Implausible and Nightmarish
Back in 1998, Jim Carrey appeared in The Truman Show, an implausible sci-fi morality tale that showcased his ability to do drama as well as comedy. Playing Truman Burbank, a man who discovers his entire life has been a television program, Carrey displayed a remarkable range and depth of emotion that surprised many of his many fans. He convinces the audience of Truman’s innocence and vulnerability in the early part of the movie as well as of his suspicions, anger, and bravery later on. In each case, Carrey won viewers over – even those expecting the wildly comic antics of Ace Ventura.
When this gifted comedian accepted his 1997 MTV Award for the Best Comic Performance of the Year (for Liar, Liar), he thanked his fans by saying, “They have always supported my comedies, but they don’t quite know how to take me in drama.” Well, practically everyone accepted his dramatic work in The Truman Show. He almost takes your breath away in this serious role.
Unfortunately, the same cannot be said about the movie itself. By trying too hard to be profound about the evils of television, it stretches this theme beyond the breaking point. Yes, most Americans probably spend an unhealthy amount of time watching TV. Yes, when hooked on a series, they sometimes take more interest in the characters than in members of their own families. (Be honest. Just think about your favorite soap opera or prime time TV show.) But would a corporation be allowed to buy a child and televise his activities for 24 hours a day without his knowledge? And, if the child grew up to be as popular as Truman Burbank, wouldn’t his fans rebel at the inhumanity of such treatment. You betcha!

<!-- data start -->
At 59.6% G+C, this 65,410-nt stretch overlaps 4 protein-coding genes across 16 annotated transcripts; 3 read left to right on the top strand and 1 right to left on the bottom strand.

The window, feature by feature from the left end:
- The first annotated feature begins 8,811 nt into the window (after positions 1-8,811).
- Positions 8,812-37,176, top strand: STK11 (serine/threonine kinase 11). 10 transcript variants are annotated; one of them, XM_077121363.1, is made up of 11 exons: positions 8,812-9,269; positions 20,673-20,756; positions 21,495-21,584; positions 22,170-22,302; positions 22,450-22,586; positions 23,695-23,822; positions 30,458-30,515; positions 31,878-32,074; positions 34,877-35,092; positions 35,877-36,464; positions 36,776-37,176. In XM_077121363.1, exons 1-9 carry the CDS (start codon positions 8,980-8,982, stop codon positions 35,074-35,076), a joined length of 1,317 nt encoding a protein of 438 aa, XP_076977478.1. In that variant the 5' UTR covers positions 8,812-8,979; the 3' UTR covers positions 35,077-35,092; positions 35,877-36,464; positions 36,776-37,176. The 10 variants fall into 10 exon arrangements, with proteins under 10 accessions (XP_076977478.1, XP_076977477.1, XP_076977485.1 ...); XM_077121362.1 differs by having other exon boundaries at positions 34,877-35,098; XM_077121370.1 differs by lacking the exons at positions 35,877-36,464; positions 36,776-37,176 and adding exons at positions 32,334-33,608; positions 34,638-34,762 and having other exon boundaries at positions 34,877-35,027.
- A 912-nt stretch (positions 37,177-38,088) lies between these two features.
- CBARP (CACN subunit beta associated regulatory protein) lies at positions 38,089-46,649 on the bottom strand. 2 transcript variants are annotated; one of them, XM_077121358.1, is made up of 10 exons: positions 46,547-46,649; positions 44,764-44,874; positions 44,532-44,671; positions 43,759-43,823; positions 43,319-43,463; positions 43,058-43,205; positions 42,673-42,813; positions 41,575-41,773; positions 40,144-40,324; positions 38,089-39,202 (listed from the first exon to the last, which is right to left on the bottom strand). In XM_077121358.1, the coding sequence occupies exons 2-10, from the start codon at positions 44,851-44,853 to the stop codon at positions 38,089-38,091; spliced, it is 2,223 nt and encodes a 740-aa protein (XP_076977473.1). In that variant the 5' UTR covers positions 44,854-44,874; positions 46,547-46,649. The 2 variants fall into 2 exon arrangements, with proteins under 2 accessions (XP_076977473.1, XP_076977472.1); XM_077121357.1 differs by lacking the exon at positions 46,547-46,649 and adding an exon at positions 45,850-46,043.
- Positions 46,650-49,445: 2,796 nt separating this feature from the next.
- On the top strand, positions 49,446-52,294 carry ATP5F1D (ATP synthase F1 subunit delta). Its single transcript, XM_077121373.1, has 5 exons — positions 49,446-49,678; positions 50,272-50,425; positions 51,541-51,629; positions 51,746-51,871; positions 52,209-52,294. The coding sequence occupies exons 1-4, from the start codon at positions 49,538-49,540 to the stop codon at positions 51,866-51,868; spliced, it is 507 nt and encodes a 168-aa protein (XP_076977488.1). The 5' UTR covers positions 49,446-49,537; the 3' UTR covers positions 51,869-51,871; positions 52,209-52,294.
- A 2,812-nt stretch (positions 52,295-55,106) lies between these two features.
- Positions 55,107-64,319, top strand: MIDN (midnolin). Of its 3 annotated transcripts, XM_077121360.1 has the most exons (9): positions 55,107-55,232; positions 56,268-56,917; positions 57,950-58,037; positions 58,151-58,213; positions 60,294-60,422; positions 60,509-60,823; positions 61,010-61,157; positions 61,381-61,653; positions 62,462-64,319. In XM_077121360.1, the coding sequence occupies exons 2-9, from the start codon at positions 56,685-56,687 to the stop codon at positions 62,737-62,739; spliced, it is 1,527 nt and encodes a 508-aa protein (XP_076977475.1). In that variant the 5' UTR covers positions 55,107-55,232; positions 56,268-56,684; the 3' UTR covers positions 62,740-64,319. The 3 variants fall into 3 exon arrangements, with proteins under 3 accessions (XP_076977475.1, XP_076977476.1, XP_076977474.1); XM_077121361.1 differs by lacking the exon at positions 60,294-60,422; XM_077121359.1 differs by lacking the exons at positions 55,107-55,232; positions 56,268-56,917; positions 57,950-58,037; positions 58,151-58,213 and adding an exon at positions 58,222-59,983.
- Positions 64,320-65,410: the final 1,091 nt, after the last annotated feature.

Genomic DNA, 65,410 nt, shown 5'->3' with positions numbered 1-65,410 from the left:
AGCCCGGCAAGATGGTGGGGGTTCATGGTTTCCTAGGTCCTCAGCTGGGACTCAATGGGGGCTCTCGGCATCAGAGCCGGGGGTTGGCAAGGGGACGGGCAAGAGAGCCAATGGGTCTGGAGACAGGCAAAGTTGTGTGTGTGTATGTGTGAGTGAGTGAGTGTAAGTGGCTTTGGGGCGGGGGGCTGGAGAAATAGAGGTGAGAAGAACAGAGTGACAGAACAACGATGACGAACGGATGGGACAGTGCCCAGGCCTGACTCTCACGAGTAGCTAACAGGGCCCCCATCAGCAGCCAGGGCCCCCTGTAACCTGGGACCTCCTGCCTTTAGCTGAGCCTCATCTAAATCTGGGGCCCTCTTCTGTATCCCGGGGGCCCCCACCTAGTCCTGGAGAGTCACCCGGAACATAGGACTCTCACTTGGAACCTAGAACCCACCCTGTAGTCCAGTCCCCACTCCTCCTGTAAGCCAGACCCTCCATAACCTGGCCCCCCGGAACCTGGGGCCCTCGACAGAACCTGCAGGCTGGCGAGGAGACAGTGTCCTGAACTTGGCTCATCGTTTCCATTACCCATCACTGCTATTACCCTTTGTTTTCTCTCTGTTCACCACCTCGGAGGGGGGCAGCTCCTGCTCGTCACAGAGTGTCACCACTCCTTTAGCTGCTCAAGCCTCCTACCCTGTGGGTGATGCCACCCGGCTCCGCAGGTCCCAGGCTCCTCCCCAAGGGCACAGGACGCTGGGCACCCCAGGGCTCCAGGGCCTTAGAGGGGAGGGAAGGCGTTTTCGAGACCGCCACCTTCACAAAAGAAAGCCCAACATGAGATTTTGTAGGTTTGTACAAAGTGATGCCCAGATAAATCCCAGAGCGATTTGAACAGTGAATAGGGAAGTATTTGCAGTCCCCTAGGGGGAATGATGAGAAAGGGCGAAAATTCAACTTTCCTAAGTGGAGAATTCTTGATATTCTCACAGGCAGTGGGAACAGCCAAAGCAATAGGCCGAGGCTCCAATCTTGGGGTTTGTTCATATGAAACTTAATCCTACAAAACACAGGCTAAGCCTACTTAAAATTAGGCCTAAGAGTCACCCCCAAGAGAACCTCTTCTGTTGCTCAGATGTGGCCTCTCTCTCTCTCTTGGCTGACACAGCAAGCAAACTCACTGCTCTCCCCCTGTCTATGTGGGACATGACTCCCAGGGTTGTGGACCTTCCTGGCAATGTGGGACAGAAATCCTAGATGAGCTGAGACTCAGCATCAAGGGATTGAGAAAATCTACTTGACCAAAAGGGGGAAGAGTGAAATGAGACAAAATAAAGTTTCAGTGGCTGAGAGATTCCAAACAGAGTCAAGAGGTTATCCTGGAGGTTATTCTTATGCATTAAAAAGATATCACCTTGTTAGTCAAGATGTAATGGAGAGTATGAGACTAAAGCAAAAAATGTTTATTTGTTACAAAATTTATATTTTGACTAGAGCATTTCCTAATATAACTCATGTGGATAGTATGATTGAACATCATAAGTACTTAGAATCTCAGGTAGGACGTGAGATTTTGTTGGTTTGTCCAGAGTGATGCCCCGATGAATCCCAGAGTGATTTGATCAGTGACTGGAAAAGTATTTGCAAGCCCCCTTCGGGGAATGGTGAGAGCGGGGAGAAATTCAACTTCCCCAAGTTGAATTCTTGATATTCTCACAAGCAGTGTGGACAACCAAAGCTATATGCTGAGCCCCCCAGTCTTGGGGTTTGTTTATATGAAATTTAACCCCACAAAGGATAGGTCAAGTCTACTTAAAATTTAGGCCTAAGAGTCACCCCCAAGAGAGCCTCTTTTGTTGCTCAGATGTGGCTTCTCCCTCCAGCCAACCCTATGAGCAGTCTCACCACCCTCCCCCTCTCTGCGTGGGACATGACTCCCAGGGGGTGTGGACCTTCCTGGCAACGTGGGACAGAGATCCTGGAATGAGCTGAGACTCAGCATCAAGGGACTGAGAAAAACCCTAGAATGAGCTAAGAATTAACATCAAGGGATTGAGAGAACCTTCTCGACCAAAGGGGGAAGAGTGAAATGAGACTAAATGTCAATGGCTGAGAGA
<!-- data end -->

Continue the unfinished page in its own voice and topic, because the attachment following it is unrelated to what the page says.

I realize most critics and moviegoers fell in love with The Truman Show. But I can’t help thinking that other films have dealt with television’s commercialism and invasion of privacy more effectively. Albert Brooks’ Real Life is the best example.
Nevertheless, I applaud director Peter Weir and screenwriter Andrew Niccol for telling a nightmarish story without using obscene language, excessive violence or explicit sex. That counted for something back in 1998 -- and still does in 2013.
(Released by Paramount Pictures and rated “PG” by MPAA.)